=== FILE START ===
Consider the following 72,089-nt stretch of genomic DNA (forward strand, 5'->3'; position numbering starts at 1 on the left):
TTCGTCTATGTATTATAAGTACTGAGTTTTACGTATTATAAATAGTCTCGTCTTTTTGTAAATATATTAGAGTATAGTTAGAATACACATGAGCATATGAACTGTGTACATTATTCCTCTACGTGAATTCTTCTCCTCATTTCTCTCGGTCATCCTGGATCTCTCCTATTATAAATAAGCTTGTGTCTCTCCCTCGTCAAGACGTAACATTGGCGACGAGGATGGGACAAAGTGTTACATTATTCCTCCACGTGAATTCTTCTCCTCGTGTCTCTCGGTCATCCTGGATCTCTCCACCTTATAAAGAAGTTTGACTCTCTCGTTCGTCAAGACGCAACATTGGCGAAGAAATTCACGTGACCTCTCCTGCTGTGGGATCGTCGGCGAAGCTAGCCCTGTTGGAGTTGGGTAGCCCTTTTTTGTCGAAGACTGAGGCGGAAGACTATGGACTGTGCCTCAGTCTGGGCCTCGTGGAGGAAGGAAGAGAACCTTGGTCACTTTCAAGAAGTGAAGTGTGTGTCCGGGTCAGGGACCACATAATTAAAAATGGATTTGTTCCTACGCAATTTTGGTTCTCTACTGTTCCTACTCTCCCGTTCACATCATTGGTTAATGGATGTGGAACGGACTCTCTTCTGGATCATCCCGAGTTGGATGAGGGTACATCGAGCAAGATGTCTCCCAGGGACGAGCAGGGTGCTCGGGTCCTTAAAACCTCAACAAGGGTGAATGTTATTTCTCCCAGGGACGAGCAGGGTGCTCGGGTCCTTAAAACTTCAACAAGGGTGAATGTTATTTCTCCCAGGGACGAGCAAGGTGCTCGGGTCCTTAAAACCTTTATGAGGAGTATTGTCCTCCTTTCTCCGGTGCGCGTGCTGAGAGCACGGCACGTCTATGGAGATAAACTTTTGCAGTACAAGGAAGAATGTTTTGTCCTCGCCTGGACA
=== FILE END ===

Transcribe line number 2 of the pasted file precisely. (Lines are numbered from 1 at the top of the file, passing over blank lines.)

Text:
TTCGTCTATGTATTATAAGTACTGAGTTTTACGTATTATAAATAGTCTCGTCTTTTTGTAAATATATTAGAGTATAGTTAGAATACACATGAGCATATGAACTGTGTACATTATTCCTCTACGTGAATTCTTCTCCTCATTTCTCTCGGTCATCCTGGATCTCTCCTATTATAAATAAGCTTGTGTCTCTCCCTCGTCAAGACGTAACATTGGCGACGAGGATGGGACAAAGTGTTACATTATTCCTCCACGTGAATTCTTCTCCTCGTGTCTCTCGGTCATCCTGGATCTCTCCACCTTATAAAGAAGTTTGACTCTCTCGTTCGTCAAGACGCAACATTGGCGAAGAAATTCACGTGACCTCTCCTGCTGTGGGATCGTCGGCGAAGCTAGCCCTGTTGGAGTTGGGTAGCCCTTTTTTGTCGAAGACTGAGGCGGAAGACTATGGACTGTGCCTCAGTCTGGGCCTCGTGGAGGAAGGAAGAGAACCTTGGTCACTTTCAAGAAGTGAAGTGTGTGTCCGGGTCAGGGACCACATAATTAAAAATGGATTTGTTCCTACGCAATTTTGGTTCTCTACTGTTCCTACTCTCCCGTTCACATCATTGGTTAATGGATGTGGAACGGACTCTCTTCTGGATCATCCCGAGTTGGATGAGGGTACATCGAGCAAGATGTCTCCCAGGGACGAGCAGGGTGCTCGGGTCCTTAAAACCTCAACAAGGGTGAATGTTATTTCTCCCAGGGACGAGCAGGGTGCTCGGGTCCTTAAAACTTCAACAAGGGTGAATGTTATTTCTCCCAGGGACGAGCAAGGTGCTCGGGTCCTTAAAACCTTTATGAGGAGTATTGTCCTCCTTTCTCCGGTGCGCGTGCTGAGAGCACGGCACGTCTATGGAGATAAACTTTTGCAGTACAAGGAAGAATGTTTTGTCCTCGCCTGGACA